Today's pain, tomorrow's gain: Trump on trade policies with China

U.S. President Donald Trump speaks to members of the media before boarding Marine One on the South Lawn of the White House in Washington D.C

Major domestic and global stock indexes have swung considerably in recent weeks as investors react to subpar economic indicators and ongoing turbulence from the Trump administration's trade war with China.

But if Congress and successive presidents routinely cut the Social Security payroll tax, this will inevitably raise questions about whether general revenues are sufficient to offset the enormous loss of funds for Social Security and whether the program itself must be cut to make up the difference.

The Trump administration has expressed optimism about the strength of the USA economy amid signs of slowing growth and trade tensions with China.

Trump's seemingly misguided comments about a possible recession came alongside growing fears that the United States economy is headed for a substantial downturn.

The Republican president indicated that he had no choice but to impose the tariffs that have been a drag on USA manufacturers, financial markets and, by some measures, American consumers. "The key is to resolve the issues through dialogue", ministry spokesman Geng Shuang told reporters in Beijing on Wednesday.

Trump was clear that he didn't think the at risk of a recession and that a boom was possible if the Federal Reserve would slash its benchmark interest rate.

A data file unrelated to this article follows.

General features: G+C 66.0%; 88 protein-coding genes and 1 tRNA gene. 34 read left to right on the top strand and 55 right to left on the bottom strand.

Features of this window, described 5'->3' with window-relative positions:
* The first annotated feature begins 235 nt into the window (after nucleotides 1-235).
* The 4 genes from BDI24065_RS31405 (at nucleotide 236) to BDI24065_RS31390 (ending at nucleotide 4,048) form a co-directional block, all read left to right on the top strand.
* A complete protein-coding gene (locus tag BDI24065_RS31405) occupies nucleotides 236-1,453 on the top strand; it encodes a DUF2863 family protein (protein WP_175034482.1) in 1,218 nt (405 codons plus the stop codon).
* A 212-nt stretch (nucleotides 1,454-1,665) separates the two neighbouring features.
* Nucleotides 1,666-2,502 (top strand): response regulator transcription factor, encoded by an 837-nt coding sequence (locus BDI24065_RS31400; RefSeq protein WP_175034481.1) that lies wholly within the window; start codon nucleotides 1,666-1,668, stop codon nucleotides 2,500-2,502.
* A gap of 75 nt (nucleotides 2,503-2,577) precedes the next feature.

Trump says his administration is looking at a cut in the capital gains tax when investors sell assets. "In fact, if the Fed would do its job, I think we'd have a tremendous spurt of growth, a tremendous spurt". "I'm not talking about doing anything at this moment".

Publicly, the president continues to strike an optimistic tone about the strength of the USA economy and has sent his top economic aides on television to further amplify the White House message. -China trade war and Germany's own recession warning, plus Britain's Brexit chaos, and suddenly the "R" word has become a regular part of the conversation for hopeful critics of the president. The market reaction suggested a recession might be on the horizon and led Trump to delay some of the tariffs that were slated to begin in September, though 25% tariffs are already in place for $250 million in other Chinese goods.

"We're, right now, the No. 1 country anywhere in the world by far as an economy", Trump told press during a White House meeting with Romanian President Klaus Iohannis. "I am doing this whether this is good or bad". But growth is slowing, stock markets have swung wildly in recent weeks on recession fears, and indicators in the housing and manufacturing sectors have given economists pause.

Only two per cent of the survey's 226 respondents predicted a recession this year, but 38 per cent expected a downturn to hit in 2020 and 34 per cent in 2021, according to the polls from the National Association for Business Economists. He continued by saying that if the Federal Reserve would do its job by lowering interest rates "you would see a burst of growth like you've never seen before".

That stood in contrast with comments the president made last week, the president branding Fed chief Jerome Powell "clueless", and tweeting in all caps: "CRAZY INVERTED YIELD CURVE!". It is just a word that certain people, I am going to be kind, certain people and the media are trying to build up because they would love to see a recession. "That's a big if".